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bogartontheslope

Rope differences, double, single twin

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I'm trying to understand the difference between a single, double and twin rope. Is it just a matter of one has a mark at the middle and different color ends? When is each used or does it vary?

 

I apologize if this is addressed in another thread.

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Single is a rope rated for use all by itself. It's what you generally see folks yarding on while climbing their sport routes, etc.

Twin is a pair of ropes (i.e. 2 60m ropes) that are not rated to be used as a single strand. You clip both through the protection. Benefits = Full length rappels and you don't chop your only rope when following during ice climbing.

Double is similar to a twin rope, (i.e 2 strands). The difference is that with a double rope you clip only one of them through each piece. Benefit = same as twin, except that you also can reduce rope drag on wandering routes, by clipping gear on your left only with the left rope, gear on your right with the right rope (i.e. the rope doesn't zigzag much hence reducing friction). Anyway, I bet if you search this forum you will find about a million posts on this topic. Elsewhere too.

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It varies.

 

The color/weave pattern differences you describe have nothing to do with whether it's a single/double/twin.

 

Single ropes are just that...a single line, usually from about 9mm up to 11mm. This is the most common system in use and is generally fine for most rock routes, the exception being a route that wanders all over.

 

Doubles (also called half ropes) are generally smaller diameter, say 8-9mm. The climber is tied into and belayed on both ropes and clips only one of the ropes through each piece of protection, generally alternating the ropes if the climb goes straight up, and using one rope on one side (say a red rope for pieces out left, blue on the right) if the route wanders...(this is simplistic description) . You can imagine the horrendous rope drag you can get on wandering pitches where a single rope would have a bunch of sharp bends in it as it zig zags between pro, even if using long slings on the protection. Another advantage to this system is that you can rappell the full length of the rope since you have two. With a single rope system, you may have to carry a "tag line"..i.e. a smaller dia piece of rope specifically to pair with your single rope while doing long raps.

 

Twins are even thinner than doubles/halfs, typically around 8mm, and are used almost like a single rope...you clip both strands through each piece. These are a decent choice for ice routes where you may be afraid of cutting or puncturing your rope with crampons/tools and often want the ability to make full rope length rappels, and value a lightweight setup.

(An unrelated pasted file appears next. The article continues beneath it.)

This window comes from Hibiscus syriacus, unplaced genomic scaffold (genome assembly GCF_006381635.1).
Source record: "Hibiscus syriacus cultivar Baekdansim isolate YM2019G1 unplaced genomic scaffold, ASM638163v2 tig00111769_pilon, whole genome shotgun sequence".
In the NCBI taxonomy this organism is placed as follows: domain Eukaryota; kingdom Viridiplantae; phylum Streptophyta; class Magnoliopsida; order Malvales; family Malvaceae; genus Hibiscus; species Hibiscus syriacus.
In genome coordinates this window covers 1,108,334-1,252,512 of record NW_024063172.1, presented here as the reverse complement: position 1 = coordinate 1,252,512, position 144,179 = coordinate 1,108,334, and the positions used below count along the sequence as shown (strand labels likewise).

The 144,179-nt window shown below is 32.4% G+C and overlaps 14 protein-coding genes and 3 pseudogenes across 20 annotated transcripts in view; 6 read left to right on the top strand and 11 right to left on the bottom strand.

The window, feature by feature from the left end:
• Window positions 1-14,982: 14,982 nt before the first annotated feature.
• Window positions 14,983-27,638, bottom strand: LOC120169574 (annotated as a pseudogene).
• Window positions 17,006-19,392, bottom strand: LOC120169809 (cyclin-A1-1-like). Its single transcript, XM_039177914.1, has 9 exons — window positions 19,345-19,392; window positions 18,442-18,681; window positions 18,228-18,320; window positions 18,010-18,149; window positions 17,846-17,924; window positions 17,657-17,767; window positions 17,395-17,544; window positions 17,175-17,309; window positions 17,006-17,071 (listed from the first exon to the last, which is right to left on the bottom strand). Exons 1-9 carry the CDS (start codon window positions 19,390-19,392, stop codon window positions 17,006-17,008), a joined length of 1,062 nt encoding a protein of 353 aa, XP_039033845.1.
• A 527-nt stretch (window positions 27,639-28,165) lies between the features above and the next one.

That's a short description. Google should give you plenty of reading.

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One thing to add, is that double (half) ropes are generally rated to take a few falls on a single strand. This gives you the option of having two followers, one tied to the end of either rope, since falling while on top-rope does not generate anywhere near the forces that a leader fall does. Of course, that is if the belayer isn't giving the followers penatly slack for having to be rope gunned up the pitch. :tup: :tup:

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Anybody know the harm with a single twin line for glaciers or as a safety line on 4.hard/5.easy?

It's what I indend to use on this type of terrain and the weight of the rope is hard to beat.

Pretty much looking for protection from "slipping-type falls" and not full whippers when a stronger cord is clearly called for.

 

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I like that system. I use Ice floss when roped travel on a glacier is what I am doing. They are fine for a cravasse fall or catching someone on arrest. For a short headwall or climb out of a bergshrund I just tie in to the middle and lead as for a 1/2 rope. The weight savings is nice.

 

The drawbacks I have encountered are; 1)I needed to go to smaller prussicks. Keep that 2-3mm difference and it is fine. 2) It limits you to a little over 25m if you are folding a 60m in half. 3) In just about any cravasse fall the single piece of floss can cut deep. Dropping a second line or real careful padding is a must.

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The manufacturer will tell you not to do it. I wouldn't recommend it on rock under any circumstances, maybe on glacier, if it was a nice, mellow glacier that I was pretty sure I could avoid a crevasse fall. Prusiking up 8 mm would be hard and rigging a z-pulley would also be hard because it is so stretchy.

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Kevin grab the 8mm genesis for easy rock,otherwise I just take my twin(7.5mm) and fold it in half and climb 30m pitches which is about all you need on most alpine 5.8ish climbs

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Kevin, if you are simulclimbing with your half rope, you probably have considered folding it in half anyway to reduce the drag? My concern would be that the type of falls I would expect to see in this catagory (low 5th) would be non-vertical falls that could result in dragging the rope across edges and pendulums. If that's the case I would probably want it folded in half anyway? Just a thought.

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